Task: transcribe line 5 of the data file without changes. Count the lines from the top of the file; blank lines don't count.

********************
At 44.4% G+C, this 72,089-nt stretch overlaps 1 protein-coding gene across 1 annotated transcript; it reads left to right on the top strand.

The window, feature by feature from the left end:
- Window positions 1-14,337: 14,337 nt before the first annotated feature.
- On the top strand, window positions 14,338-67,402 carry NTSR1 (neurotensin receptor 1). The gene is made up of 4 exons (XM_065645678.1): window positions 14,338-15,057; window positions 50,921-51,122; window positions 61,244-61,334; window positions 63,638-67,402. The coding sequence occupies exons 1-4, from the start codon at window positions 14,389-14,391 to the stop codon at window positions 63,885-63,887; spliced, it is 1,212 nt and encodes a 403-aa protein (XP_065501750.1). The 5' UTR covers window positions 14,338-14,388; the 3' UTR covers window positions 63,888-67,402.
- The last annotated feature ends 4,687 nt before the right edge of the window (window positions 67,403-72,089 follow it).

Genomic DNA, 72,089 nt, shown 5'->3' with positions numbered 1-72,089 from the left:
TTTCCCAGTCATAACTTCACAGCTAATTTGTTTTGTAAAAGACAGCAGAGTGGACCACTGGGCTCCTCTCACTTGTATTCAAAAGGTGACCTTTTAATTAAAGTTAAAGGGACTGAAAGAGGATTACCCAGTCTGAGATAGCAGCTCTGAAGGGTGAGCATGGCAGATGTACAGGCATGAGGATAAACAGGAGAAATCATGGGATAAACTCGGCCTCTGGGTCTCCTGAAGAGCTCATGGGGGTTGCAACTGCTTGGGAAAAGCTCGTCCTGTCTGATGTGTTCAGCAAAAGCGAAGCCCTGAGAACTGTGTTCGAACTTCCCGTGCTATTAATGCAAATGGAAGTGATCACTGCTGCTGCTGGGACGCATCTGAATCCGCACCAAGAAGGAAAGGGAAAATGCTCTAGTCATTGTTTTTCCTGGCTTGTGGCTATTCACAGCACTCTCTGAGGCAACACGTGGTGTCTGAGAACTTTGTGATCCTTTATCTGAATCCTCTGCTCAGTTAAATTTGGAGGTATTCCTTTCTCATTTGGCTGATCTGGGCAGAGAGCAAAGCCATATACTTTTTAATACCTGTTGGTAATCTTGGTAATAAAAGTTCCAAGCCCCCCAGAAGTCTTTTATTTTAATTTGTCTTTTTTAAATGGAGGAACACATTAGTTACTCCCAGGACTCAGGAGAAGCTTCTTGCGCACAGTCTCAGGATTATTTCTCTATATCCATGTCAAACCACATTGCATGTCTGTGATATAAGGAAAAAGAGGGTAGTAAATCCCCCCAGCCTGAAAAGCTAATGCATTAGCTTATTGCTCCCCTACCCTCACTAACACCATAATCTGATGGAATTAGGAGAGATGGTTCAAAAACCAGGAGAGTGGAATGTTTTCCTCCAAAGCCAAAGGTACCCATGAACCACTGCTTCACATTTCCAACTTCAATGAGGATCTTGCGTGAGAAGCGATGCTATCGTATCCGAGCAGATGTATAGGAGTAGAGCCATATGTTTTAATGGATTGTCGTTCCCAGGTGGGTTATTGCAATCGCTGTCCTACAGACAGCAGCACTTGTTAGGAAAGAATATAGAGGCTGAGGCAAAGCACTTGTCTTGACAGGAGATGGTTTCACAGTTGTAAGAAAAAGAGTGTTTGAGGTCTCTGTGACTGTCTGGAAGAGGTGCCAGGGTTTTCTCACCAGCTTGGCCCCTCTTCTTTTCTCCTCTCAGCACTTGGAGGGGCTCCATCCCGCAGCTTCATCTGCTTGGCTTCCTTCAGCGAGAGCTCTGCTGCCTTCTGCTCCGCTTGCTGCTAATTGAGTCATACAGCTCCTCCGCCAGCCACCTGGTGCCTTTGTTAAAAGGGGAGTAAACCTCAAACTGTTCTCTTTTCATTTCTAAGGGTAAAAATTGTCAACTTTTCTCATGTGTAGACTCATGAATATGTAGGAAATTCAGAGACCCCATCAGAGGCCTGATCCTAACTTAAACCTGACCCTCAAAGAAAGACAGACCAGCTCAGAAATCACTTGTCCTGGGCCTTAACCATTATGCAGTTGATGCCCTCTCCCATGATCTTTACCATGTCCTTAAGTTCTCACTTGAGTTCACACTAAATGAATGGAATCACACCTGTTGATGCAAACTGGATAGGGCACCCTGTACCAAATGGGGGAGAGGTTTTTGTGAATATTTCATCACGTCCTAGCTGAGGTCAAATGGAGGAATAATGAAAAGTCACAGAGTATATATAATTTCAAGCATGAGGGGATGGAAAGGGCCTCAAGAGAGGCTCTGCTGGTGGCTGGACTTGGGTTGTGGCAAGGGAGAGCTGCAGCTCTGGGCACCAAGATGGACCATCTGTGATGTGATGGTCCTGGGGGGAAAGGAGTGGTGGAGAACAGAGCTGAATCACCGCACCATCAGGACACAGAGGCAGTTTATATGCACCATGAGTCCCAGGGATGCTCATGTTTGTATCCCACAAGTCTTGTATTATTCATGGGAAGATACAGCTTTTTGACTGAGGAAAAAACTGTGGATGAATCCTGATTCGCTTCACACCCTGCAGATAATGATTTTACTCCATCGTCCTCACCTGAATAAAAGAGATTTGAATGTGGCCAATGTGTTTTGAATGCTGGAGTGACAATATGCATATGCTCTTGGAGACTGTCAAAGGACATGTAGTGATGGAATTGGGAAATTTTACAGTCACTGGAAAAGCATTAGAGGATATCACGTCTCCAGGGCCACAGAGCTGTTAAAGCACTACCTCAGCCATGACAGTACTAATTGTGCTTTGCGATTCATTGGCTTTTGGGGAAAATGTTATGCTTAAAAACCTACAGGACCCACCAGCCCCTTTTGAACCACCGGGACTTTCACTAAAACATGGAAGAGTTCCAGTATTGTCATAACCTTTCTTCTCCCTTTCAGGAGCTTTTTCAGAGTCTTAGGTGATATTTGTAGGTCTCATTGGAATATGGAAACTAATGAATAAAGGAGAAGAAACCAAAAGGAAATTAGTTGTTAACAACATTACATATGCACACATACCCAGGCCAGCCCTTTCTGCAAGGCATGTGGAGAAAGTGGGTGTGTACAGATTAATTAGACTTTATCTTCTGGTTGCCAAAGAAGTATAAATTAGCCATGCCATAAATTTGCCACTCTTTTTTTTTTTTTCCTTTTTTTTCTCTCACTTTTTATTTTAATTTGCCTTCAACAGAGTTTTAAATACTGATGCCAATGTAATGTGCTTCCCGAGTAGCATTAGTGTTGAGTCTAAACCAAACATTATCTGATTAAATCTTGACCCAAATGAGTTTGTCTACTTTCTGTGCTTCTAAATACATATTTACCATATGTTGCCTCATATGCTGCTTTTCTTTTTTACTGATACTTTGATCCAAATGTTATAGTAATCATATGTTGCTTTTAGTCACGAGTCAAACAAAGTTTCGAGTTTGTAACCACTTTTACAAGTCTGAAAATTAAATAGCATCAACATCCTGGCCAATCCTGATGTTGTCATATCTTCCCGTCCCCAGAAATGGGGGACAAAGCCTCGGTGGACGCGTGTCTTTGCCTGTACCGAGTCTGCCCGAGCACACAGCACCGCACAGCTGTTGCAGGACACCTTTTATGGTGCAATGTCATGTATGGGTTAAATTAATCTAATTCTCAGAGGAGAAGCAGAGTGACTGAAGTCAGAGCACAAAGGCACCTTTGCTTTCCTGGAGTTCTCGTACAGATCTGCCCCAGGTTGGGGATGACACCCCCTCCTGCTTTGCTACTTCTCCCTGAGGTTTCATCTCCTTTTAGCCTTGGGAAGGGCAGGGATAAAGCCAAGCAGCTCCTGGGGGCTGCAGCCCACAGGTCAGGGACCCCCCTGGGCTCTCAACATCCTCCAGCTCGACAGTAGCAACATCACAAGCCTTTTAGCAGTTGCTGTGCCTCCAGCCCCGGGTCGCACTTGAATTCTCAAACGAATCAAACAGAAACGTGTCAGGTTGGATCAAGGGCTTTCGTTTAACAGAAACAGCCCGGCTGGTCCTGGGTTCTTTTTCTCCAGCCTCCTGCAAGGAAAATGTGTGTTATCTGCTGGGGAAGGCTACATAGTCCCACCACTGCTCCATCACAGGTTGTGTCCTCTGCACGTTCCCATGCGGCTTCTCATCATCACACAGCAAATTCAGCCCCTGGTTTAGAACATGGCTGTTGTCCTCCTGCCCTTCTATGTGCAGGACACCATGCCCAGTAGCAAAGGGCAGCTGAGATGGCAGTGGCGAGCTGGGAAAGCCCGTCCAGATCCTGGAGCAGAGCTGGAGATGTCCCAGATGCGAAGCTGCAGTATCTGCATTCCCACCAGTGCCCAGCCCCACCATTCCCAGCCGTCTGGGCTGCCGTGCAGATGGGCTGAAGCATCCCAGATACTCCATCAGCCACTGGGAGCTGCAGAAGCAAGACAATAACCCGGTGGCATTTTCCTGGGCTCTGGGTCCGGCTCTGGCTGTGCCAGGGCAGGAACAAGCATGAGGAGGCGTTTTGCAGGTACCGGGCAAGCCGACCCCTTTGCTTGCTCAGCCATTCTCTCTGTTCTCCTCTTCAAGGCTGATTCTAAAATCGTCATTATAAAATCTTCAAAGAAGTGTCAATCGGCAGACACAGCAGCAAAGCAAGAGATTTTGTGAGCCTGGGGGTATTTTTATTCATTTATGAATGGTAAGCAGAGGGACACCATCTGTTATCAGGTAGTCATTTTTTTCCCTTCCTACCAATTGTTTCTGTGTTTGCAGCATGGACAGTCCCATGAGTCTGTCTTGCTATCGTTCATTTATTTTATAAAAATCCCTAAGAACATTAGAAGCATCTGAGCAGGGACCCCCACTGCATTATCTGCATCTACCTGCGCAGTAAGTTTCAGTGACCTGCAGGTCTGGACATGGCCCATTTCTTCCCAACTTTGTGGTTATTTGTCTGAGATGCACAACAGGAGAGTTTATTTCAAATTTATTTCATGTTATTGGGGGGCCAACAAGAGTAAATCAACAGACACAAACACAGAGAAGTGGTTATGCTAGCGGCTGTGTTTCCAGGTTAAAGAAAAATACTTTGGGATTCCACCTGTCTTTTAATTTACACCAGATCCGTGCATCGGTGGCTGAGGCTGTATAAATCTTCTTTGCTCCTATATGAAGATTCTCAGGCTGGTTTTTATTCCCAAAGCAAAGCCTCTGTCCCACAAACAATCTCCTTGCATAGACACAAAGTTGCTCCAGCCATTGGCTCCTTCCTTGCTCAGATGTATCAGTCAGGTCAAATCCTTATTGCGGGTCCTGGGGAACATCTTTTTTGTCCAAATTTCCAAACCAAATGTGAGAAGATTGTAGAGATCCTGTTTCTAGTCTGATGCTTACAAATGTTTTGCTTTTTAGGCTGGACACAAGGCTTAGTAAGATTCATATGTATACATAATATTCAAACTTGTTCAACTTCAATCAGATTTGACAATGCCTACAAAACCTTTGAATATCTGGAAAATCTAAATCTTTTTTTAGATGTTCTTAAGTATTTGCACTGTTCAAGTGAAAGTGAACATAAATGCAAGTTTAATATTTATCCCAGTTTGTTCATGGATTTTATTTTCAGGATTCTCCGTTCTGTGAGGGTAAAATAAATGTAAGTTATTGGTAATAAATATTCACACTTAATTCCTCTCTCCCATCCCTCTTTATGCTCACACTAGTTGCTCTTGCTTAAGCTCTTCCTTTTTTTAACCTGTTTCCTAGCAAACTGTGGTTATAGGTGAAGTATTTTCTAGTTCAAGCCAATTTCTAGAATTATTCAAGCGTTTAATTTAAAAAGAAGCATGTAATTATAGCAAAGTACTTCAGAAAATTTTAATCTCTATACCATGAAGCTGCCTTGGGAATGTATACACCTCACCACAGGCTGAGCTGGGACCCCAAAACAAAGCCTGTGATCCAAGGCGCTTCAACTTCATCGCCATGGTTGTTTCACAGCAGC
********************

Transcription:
- The last annotated feature ends 4,687 nt before the right edge of the window (window positions 67,403-72,089 follow it).